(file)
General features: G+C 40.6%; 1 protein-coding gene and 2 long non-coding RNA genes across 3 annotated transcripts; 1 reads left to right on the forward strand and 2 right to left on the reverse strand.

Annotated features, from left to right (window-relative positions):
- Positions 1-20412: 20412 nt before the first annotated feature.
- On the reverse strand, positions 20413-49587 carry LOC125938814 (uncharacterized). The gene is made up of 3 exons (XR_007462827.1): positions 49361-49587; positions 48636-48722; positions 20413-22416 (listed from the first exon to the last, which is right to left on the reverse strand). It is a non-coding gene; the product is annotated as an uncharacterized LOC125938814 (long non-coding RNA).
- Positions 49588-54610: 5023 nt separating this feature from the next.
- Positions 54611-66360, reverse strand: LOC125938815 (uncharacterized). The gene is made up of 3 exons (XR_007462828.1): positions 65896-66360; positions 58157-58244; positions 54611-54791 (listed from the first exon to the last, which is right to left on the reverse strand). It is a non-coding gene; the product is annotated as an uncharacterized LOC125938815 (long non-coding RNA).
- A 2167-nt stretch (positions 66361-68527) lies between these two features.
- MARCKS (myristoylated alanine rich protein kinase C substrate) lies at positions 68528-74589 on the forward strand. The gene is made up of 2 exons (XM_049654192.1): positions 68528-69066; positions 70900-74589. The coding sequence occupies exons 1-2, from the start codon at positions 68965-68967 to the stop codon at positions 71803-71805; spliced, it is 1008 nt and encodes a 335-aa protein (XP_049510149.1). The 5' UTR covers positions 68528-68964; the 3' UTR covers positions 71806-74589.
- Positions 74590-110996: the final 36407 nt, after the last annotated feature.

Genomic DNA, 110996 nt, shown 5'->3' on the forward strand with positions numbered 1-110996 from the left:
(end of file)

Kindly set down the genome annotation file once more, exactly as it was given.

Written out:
General features: G+C 40.6%; 1 protein-coding gene and 2 long non-coding RNA genes across 3 annotated transcripts; 1 reads left to right on the forward strand and 2 right to left on the reverse strand.

Annotated features, from left to right (window-relative positions):
- Positions 1-20412: 20412 nt before the first annotated feature.
- On the reverse strand, positions 20413-49587 carry LOC125938814 (uncharacterized). The gene is made up of 3 exons (XR_007462827.1): positions 49361-49587; positions 48636-48722; positions 20413-22416 (listed from the first exon to the last, which is right to left on the reverse strand). It is a non-coding gene; the product is annotated as an uncharacterized LOC125938814 (long non-coding RNA).
- Positions 49588-54610: 5023 nt separating this feature from the next.
- Positions 54611-66360, reverse strand: LOC125938815 (uncharacterized). The gene is made up of 3 exons (XR_007462828.1): positions 65896-66360; positions 58157-58244; positions 54611-54791 (listed from the first exon to the last, which is right to left on the reverse strand). It is a non-coding gene; the product is annotated as an uncharacterized LOC125938815 (long non-coding RNA).
- A 2167-nt stretch (positions 66361-68527) lies between these two features.
- MARCKS (myristoylated alanine rich protein kinase C substrate) lies at positions 68528-74589 on the forward strand. The gene is made up of 2 exons (XM_049654192.1): positions 68528-69066; positions 70900-74589. The coding sequence occupies exons 1-2, from the start codon at positions 68965-68967 to the stop codon at positions 71803-71805; spliced, it is 1008 nt and encodes a 335-aa protein (XP_049510149.1). The 5' UTR covers positions 68528-68964; the 3' UTR covers positions 71806-74589.
- Positions 74590-110996: the final 36407 nt, after the last annotated feature.

Genomic DNA, 110996 nt, shown 5'->3' on the forward strand with positions numbered 1-110996 from the left: